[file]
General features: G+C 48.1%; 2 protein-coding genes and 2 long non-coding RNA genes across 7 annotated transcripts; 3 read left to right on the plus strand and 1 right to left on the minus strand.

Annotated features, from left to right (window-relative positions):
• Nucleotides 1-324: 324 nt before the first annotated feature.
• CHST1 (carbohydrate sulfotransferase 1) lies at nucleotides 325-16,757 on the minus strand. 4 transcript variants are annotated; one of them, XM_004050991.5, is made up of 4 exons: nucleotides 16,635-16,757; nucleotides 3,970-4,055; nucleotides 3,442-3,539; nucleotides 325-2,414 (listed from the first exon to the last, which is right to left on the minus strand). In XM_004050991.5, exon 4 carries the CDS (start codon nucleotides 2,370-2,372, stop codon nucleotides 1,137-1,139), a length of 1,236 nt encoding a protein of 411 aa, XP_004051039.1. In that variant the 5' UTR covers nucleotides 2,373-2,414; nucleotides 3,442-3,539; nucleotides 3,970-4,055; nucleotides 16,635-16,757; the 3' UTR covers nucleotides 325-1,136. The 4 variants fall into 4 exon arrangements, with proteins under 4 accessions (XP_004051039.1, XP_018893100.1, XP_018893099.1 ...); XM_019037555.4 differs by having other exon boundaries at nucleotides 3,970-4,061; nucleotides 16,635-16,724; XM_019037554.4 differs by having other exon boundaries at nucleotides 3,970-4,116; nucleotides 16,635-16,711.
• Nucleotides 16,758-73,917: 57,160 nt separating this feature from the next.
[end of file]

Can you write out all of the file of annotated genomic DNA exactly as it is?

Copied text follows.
General features: G+C 48.1%; 2 protein-coding genes and 2 long non-coding RNA genes across 7 annotated transcripts; 3 read left to right on the plus strand and 1 right to left on the minus strand.

Annotated features, from left to right (window-relative positions):
• Nucleotides 1-324: 324 nt before the first annotated feature.
• CHST1 (carbohydrate sulfotransferase 1) lies at nucleotides 325-16,757 on the minus strand. 4 transcript variants are annotated; one of them, XM_004050991.5, is made up of 4 exons: nucleotides 16,635-16,757; nucleotides 3,970-4,055; nucleotides 3,442-3,539; nucleotides 325-2,414 (listed from the first exon to the last, which is right to left on the minus strand). In XM_004050991.5, exon 4 carries the CDS (start codon nucleotides 2,370-2,372, stop codon nucleotides 1,137-1,139), a length of 1,236 nt encoding a protein of 411 aa, XP_004051039.1. In that variant the 5' UTR covers nucleotides 2,373-2,414; nucleotides 3,442-3,539; nucleotides 3,970-4,055; nucleotides 16,635-16,757; the 3' UTR covers nucleotides 325-1,136. The 4 variants fall into 4 exon arrangements, with proteins under 4 accessions (XP_004051039.1, XP_018893100.1, XP_018893099.1 ...); XM_019037555.4 differs by having other exon boundaries at nucleotides 3,970-4,061; nucleotides 16,635-16,724; XM_019037554.4 differs by having other exon boundaries at nucleotides 3,970-4,116; nucleotides 16,635-16,711.
• Nucleotides 16,758-73,917: 57,160 nt separating this feature from the next.